The cost of becoming an operator should not be ignored. The terms of reference demand a five-year work programme, including the drilling of one exploration well, the necessary seismic campaigns, and social projects. The average cost per concession could well be $5Million+. Are these companies prepared to finance such campaigns? Or will they be looking for farm-ins from ENI and TOTALEnergies, the two dominant oil majors in Angola?
1. Angola is struggling with the twin folly of COVID-19 and its economic crisis and at the same time trying to ensure that its oil and gas sector can be utilized to the fullest extent possible.
2. Will onshore developments help to slow down oil and gas production decline?
3. Will the companies participating in this onshore bid round be the new independents much like the creation of independents in Nigeria a generation earlier?
4. The IOCs are consolidating, reducing, or abandoning their upstream assets in Angola and Africa. Will this be an impediment to their participation in any future farm-ins for onshore developments?
Gerard Kreeft, BA (Calvin University, Grand Rapids, USA) and MA (Carleton University, Ottawa, Canada), Energy Transition Adviser, was the founder and owner of EnergyWise. He has managed and implemented energy conferences, seminars, and university master classes in Alaska, Angola, Brazil, Canada, India, Libya, Kazakhstan, Russia, and throughout Europe. Kreeft has Dutch and Canadian citizenship and resides in the Netherlands. He writes on a regular basis for Africa Oil + Gas Report and contributes to the Institute of Energy Economics and Financial Analysis(IEEFA). His book entitled The 10 Commandments of the Energy Transition, is scheduled for publication in early 2022.
London listed Cairn Energy and Egyptian homegrown independent Cheiron, have finally received the Government’s nod, to acquire AngloDutch Shell’s oil and gas assets in the Western Desert under an agreement signed as far back as March 2021.
The purchase is for a base consideration of $646Million and additional payments of up to $280Million between 2021 and 2024, contingent on the oil price and the results of further exploration, Shell says in a statement.
The two juniors are splitting ownership 50/50, meaning that each will initially pay $323Million.
The prize includes 13 onshore concessions with proven and probable reserves amounting to some 113Million barrels, and Shell’s stake in Badr El-Din Petroleum (BAPETCO) — a joint venture company established with the state-owned Egyptian General Petroleum Corporation.
Cheiron will receive assets producing almost 40,000 barrels of oil equivalent per day on a working interest basis, while Cairn will add between 33-38,000BOEPD of production to its portfolio.
“Cheiron will operate the producing and development concessions, leveraging its extensive mature fields development expertise, and Cairn will operate three of the exploration blocks, drawing on its international exploration experience”, the partners say in separate statements. The field activities will continue to be managed by the BAPETCO Joint Operating Company. Cairn said earlier this month that it intends to increase investment during the first half of 2022.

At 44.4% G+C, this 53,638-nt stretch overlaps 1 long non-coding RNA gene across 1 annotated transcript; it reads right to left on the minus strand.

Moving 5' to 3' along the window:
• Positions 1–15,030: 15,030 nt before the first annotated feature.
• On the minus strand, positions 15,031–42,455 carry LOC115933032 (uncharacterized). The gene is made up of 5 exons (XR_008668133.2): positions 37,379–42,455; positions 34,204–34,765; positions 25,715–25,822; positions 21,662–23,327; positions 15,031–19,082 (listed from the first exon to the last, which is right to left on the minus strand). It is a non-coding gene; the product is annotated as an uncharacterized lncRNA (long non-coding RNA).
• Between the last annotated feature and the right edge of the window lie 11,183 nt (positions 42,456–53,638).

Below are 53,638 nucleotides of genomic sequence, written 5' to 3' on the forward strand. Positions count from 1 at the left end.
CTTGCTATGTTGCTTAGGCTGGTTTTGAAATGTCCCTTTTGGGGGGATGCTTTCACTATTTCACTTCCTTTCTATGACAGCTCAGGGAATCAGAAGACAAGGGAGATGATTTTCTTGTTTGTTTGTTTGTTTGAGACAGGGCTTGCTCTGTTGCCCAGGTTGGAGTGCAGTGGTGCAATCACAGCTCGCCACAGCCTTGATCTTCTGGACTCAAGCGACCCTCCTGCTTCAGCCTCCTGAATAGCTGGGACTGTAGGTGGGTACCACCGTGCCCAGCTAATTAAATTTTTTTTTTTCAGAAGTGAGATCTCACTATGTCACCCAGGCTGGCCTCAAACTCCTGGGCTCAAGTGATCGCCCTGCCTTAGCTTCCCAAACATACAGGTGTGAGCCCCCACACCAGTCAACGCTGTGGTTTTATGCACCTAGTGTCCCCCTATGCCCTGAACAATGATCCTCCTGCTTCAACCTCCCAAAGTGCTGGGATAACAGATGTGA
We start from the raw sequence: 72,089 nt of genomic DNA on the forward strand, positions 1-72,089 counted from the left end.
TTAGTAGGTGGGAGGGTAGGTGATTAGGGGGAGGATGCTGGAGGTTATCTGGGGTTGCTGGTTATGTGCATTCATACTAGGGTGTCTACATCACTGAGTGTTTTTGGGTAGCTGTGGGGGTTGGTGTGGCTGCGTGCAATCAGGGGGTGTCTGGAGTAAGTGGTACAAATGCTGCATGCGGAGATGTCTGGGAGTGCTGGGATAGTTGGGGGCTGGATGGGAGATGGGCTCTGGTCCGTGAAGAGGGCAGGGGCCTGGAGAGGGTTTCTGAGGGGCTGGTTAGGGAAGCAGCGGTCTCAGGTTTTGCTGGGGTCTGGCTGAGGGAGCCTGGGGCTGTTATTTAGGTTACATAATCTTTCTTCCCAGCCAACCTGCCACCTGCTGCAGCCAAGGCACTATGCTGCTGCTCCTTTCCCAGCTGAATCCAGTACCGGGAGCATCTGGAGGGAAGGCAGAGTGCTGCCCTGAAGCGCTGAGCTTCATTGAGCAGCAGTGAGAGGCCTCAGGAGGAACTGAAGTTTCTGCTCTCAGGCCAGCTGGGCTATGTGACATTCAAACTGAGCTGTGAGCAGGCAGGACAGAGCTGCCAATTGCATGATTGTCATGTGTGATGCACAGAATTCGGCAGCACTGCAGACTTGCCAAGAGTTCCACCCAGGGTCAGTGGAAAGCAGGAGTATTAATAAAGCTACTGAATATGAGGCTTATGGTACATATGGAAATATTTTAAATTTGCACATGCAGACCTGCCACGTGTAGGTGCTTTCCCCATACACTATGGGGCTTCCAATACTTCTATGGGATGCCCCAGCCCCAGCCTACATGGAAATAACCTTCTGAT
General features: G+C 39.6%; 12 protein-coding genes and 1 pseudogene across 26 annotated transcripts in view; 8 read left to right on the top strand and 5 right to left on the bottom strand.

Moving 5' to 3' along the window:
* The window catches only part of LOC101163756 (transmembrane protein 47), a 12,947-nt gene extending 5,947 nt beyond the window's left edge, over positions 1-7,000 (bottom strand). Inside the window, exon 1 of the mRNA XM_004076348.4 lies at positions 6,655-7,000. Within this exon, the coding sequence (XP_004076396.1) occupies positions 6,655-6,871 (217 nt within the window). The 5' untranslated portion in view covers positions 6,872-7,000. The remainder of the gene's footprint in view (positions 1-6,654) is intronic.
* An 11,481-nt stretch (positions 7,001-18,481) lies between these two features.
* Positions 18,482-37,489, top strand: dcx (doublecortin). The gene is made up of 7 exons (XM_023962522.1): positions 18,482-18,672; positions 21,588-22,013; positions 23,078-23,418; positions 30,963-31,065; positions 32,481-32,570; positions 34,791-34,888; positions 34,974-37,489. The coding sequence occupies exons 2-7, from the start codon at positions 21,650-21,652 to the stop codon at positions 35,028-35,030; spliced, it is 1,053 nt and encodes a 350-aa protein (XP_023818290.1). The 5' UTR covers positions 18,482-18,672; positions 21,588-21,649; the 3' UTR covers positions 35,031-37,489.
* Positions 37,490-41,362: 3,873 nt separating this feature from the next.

Shell, meanwhile, says it is refocusing its business in Egypt on its existing infrastructure position, the West Delta Deep Marine, and LNG joint-venture.
Angola’s National Agency for Petroleum, Gas and Biofuels (ANPG), has announced the winners of the country’s 2020 Bid round for hydrocarbon property in the Lower Congo (CON) and Kwanza (KON) Onshore Basins.
Six companies were handed operatorships of the nine acreages on offer, while 10 companies are non-operating partners in all the blocks. MTI Energy is the bid round’s major beneficiary, as it gets to be operator of four out of the nine blocks and has no less than 50% equity in all the blocks it is allocated to operate.
Other designated operators are Somoil (40%, CON 1 Block); Mineral One (35% CON 6 Block), Simples Oil (50% KON 6); Alfort Petroleum (50%, KON 8) and AIS Angola (60%, KON 9).
MTI Energy will operate Blocks CON 5 (with 50%), Block KON 5 (with 60%), Block KON 17 (with 60%) and Block KON 20 (with 50%).
Of all the winners, Somoil is the only one currently operating in the country as an oil producer.
Several of the winners, operators and non-operators alike, are Angolan homegrown companies, untested in oilfield development. But this could easily be Angola’s “Nigeria Marginal Field 2003 Moment”, a reference to that period, 18 years ago, when 24 home grown companies, with nary an experience in E&P development, were granted operatorships of small discoveries. That bid round is partly credited for the emergence of the Nigerian independent and much of the capacity building that has happened in the industry in the last decade.